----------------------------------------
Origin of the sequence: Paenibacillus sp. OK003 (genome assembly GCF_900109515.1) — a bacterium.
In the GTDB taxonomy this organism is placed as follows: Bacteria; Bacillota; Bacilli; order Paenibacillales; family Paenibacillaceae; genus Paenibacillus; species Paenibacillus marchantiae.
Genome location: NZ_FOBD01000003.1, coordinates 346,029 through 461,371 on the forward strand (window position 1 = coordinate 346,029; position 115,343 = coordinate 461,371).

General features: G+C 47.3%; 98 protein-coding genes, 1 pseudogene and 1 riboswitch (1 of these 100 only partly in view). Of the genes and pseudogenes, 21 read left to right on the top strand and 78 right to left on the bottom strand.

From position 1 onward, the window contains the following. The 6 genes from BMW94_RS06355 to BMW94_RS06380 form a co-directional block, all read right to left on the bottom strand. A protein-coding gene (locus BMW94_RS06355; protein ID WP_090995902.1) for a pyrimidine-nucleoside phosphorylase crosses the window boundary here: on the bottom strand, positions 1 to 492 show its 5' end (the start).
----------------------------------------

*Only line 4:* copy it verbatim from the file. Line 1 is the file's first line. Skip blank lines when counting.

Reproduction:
General features: G+C 47.3%; 98 protein-coding genes, 1 pseudogene and 1 riboswitch (1 of these 100 only partly in view). Of the genes and pseudogenes, 21 read left to right on the top strand and 78 right to left on the bottom strand.